MDC Nest Box Plans

The Missouri Department of Conservation has made available a series of plans for bird feeders, nest boxes, dens and houses.  Have fun this winter completing your projects and enjoy being an animal landlord.

Barn Owl
Barn owls are considered to be our most beneficial owl, due to their appetite for animal pests.  The important elements of a barn owl nest box are roominess (to accommodate the species' large broods) and seclusion from predation.

Bat House
Hanging the bat house near a pond or stream may increase your chances of attracting bats to use it

Bird Feeder
This feeder can be mounted on a post or hung, using wire from a coat hanger.  Place it where you can enjoy watching the birds from the comfort of your home.

Blue Bird Nest Box
If you put up more than one box, space them at least 100 yards apart; bluebirds are territorial.  Clean out the box as soon as the young have left and chances are good that the adults will use the box again for another brood.

Kestrel Nest Box
Kestrels are the smallest and most colorful raptors in Missouri.  They used to be called Sparrow Hawks, but they are really falcons.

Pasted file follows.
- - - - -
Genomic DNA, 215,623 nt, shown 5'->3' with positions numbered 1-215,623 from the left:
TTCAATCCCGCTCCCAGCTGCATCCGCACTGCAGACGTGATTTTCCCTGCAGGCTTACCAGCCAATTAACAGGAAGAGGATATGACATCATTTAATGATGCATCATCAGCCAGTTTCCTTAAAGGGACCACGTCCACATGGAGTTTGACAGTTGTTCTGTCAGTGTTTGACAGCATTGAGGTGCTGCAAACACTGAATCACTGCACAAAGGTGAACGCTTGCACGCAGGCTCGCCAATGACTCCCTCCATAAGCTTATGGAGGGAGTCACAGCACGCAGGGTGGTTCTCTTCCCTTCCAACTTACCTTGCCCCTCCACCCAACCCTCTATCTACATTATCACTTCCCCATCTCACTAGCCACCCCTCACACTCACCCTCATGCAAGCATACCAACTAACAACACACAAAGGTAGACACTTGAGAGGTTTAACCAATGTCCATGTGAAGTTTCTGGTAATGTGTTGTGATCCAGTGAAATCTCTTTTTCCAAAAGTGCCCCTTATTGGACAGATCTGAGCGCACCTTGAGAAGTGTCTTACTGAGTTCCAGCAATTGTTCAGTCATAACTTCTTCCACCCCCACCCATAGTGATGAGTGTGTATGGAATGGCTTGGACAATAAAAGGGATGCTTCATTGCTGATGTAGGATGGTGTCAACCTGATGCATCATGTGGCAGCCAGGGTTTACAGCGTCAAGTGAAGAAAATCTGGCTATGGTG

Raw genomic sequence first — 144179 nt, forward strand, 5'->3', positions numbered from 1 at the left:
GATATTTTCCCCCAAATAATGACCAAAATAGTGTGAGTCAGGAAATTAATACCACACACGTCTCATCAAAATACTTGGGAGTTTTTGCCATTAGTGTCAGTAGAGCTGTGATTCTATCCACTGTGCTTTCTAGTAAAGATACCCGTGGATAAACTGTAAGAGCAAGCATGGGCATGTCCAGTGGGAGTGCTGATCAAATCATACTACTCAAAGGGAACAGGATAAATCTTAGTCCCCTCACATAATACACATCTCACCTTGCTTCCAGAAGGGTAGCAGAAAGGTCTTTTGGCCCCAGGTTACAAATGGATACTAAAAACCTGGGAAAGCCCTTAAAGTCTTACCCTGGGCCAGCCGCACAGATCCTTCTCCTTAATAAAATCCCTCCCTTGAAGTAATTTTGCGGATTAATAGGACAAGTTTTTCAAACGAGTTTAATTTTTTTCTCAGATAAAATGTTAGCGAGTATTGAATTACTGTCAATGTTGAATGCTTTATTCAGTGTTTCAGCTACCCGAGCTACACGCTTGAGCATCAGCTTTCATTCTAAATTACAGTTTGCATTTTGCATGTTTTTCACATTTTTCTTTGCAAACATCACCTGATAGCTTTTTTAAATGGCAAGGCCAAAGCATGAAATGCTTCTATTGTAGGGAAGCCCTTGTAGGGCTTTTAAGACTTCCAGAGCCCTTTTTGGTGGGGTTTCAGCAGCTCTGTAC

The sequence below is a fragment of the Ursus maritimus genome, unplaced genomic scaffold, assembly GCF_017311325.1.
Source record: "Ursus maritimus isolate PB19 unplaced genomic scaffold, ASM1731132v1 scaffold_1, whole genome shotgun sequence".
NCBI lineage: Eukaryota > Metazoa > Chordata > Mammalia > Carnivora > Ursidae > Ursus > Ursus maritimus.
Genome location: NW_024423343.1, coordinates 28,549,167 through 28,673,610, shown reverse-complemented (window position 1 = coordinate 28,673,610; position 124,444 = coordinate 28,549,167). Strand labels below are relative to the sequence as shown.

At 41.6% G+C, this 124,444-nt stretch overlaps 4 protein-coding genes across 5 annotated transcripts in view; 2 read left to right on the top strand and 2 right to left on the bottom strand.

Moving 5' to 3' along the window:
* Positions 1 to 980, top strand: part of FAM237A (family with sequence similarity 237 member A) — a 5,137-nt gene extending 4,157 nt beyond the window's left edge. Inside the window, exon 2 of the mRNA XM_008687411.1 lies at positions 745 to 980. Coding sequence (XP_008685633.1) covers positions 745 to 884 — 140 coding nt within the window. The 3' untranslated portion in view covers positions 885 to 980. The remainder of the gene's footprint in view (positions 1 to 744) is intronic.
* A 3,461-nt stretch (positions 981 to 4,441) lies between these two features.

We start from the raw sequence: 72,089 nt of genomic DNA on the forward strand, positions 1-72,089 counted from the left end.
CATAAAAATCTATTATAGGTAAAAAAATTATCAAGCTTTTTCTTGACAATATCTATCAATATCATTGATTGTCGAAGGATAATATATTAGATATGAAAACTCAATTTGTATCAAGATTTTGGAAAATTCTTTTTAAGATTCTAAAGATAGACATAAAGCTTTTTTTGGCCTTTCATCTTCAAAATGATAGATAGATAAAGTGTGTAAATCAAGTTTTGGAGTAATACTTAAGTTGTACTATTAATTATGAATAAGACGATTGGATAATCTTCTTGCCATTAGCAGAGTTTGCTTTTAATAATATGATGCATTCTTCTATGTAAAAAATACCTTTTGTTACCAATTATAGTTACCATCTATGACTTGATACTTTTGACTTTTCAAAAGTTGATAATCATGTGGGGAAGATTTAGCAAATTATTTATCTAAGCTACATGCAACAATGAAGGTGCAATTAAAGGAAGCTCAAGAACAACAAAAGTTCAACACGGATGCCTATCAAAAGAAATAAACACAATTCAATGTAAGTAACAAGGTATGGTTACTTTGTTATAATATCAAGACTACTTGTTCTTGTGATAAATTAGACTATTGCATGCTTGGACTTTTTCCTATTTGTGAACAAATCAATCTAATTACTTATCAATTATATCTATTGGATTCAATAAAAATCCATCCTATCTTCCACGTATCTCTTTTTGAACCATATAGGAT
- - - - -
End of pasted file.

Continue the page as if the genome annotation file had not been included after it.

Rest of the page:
Martin House
Martins have very specific aerial space
requirements. Housing should be placed in the center of the most open spot available, about 30-120 feet from human housing. There should be no trees taller than the martin housing within 40 feet, preferably 60 feet. Generally, the farther the housing is placed from trees, the better.

Screech Owl Nest Box
These are the smallest owls in Missouri and feed on almost any form of wildlife from insects to mice.

Squirrel Nest Box
Each pair of squirrels uses two dens.  The pair will live in one den until just before the babies are born.  The female will evict the male, who then builds himself a bachelor den.

Wood Duck Nest Box
Although these nesting boxes are designed for wood ducks, other species may use them.  Possible tenants include owns, kestrels, woodpeckers and even a honeybee swarm or two.

Wren House
Wrens don't mind living fairly close together.  It pays to put up two or three wren houses in a backyard.

Wren or Chickadee Nest Box
For wrens, mount the house six to eight feet high; for chickadees, it can be higher, up to ten feed.

Updated 11/27/10